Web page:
‘The Man Who Made the Gun’: Trump’s First Guns Purchase From an Art Dealer

President Donald Trump’s first gun purchase was made with a $1,500 donation from an art dealer.

In early March, the president’s transition team issued a press release that claimed the president was a “true gun lover” who was a member of the “Guns For Trump” group.

The statement said Trump had made the purchase for his own personal protection in case of an attack and would “not hesitate to use his position of power to protect the American people.”

The statement did not mention Trump’s gun collection or his role in purchasing the gun.

Trump’s first firearms purchase came in the form of a donation from the Artisans Association of America, which is a non-profit association of private collectors and dealers.

According to the organization’s website, its mission is to “make the art industry a safer and more prosperous industry, by empowering and supporting artists through advocacy and education.”

The organization’s mission statement is a reference to Trump’s controversial comments in November 2016, when he said he would use his office to protect Americans from terrorist attacks.

In the statement, the association said it is dedicated to providing “quality, affordable, high-quality firearms, ammunition, and accessories for artists and gun enthusiasts” and “to help preserve the integrity of the art world and the gun industry.”

Artisans Association president David W. Miller told The Associated Press in an email that the president made the donation “because he is a true gun lover.”

Miller said the donation comes from a member, not Trump himself.

“The president has been a lifelong gun owner, so we are honored to work with him on this purchase,” Miller said.

In his campaign for president, Trump said he wanted to help “make America great again” by getting the federal government out of the business of “making guns.”

He has also promised to ban high-capacity magazines and to enact stricter gun laws.

The president’s statement on the purchase was a clear swipe at Hillary Clinton, the presumptive Democratic nominee.

Trump said Clinton’s record as secretary of state showed she “made a big mistake” when she pushed for the ban on assault weapons and the ban in 2015 on the so-called assault weapons ban.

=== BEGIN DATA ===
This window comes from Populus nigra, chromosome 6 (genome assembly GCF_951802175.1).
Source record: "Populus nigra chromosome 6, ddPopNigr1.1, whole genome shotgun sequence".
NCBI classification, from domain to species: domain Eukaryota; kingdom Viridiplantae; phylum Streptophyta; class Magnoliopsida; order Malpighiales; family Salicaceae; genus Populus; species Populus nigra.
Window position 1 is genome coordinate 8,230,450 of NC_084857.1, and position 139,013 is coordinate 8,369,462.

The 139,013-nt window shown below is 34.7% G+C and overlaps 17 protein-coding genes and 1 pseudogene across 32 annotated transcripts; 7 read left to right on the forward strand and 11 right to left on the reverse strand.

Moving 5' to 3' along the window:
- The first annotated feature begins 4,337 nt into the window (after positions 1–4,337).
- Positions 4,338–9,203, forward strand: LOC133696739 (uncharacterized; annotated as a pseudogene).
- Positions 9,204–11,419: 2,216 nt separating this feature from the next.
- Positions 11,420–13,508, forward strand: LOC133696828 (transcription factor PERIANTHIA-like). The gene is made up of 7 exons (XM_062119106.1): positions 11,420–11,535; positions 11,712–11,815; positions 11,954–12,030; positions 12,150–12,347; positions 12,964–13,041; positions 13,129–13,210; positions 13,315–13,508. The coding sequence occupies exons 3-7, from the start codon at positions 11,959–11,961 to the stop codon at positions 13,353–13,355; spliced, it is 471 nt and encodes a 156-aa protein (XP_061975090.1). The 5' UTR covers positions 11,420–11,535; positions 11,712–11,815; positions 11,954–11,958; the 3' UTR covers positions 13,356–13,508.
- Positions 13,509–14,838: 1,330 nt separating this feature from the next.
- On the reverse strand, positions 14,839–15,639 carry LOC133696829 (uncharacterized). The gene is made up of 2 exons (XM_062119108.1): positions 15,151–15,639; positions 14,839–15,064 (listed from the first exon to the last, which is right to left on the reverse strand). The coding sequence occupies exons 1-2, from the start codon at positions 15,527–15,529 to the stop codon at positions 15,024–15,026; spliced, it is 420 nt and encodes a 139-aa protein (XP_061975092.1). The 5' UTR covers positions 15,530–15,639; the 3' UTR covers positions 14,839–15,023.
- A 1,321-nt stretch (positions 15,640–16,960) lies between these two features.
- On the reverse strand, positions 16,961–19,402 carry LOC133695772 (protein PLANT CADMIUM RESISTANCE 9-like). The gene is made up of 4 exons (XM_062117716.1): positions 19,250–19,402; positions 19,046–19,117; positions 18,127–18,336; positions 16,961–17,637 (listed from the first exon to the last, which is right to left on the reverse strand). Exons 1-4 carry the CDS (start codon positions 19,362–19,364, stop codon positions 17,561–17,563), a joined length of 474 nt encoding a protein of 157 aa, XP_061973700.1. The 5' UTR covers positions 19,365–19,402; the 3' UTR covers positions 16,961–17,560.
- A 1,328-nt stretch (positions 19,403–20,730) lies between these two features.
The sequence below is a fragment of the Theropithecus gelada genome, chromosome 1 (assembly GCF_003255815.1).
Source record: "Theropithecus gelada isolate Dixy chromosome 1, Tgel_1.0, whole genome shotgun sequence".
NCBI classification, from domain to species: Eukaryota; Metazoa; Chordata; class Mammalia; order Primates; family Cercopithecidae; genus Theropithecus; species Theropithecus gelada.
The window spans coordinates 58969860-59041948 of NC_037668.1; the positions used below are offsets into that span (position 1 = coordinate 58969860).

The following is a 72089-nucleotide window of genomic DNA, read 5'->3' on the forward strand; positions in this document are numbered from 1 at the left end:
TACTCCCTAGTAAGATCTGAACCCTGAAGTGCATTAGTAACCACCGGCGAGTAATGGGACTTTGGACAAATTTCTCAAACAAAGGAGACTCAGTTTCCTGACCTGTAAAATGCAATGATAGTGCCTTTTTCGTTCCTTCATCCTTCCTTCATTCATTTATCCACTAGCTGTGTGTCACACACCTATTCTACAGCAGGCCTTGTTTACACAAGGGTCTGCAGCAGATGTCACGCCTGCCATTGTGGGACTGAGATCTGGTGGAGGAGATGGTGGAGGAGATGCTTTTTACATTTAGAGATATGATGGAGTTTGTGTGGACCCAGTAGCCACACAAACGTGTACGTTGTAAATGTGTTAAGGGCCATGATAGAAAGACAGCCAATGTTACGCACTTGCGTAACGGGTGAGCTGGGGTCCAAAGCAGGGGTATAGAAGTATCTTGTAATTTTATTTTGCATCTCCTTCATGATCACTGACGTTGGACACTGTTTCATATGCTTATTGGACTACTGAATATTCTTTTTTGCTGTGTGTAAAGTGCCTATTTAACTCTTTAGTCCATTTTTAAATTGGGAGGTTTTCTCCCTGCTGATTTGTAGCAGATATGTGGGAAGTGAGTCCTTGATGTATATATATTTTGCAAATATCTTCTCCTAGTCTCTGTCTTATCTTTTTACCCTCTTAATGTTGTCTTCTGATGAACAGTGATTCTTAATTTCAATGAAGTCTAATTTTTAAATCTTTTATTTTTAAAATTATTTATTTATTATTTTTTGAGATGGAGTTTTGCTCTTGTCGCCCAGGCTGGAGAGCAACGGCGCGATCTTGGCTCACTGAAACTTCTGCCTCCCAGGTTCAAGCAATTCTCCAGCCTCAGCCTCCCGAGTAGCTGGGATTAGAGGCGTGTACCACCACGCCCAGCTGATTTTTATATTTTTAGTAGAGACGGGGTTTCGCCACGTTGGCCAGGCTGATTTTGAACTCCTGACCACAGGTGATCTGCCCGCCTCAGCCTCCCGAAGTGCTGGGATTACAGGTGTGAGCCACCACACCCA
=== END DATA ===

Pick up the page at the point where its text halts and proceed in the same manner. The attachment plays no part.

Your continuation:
He also criticized Clinton for the 2014 mass shooting in San Bernardino, California, that left 14 people dead, saying she “got away with murder.”

Trump has faced criticism for his past comments about gun ownership, including his claim that he could have stopped the Orlando nightclub shooting had he not bought the shooter’s weapon.

Why the NFL should stop paying out bonuses to players

The NFL’s incentive payments for players who win Super Bowls are set to skyrocket.

Now the league is looking to limit them by limiting what the players can earn.

The NFL announced Tuesday that it is suspending bonuses for all of its players for the 2016 season, as well as all the 2017 seasons.

The league said that players who were awarded incentives for winning Super Bowl XLVII will now only receive the base bonuses.

The league has been under fire for the last few years for paying out so many incentives.

The bonuses are the money players are expected to earn in their first three years in the league.

For example, NFL players were given bonuses of up to $6 million in 2016.

But the bonuses have since dropped to around $2 million in 2018.

“We’re taking a tough stance on the incentives for the upcoming season,” NFL vice president of communications Jeff Fannon said in a statement.

“We believe that the right way to reward our players is to reward them with a high-quality regular season, which includes a Super Bowl.”

Fannon did not elaborate on what that means for the incentives that players were getting.

The NFLPA is asking for the following:The suspension of bonuses was announced by commissioner Roger Goodell in a news conference Tuesday.

Goodell said that the suspensions will affect all players, regardless of position or position combination.

The suspensions will apply to players who have played in more than 80 regular season games and have not been suspended in the postseason, including quarterbacks, offensive linemen, wide receivers and running backs.

Fannon did say that there will be exceptions for players with a minimum of 10 regular season starts.

The suspension will be effective immediately, though it will be subject to change.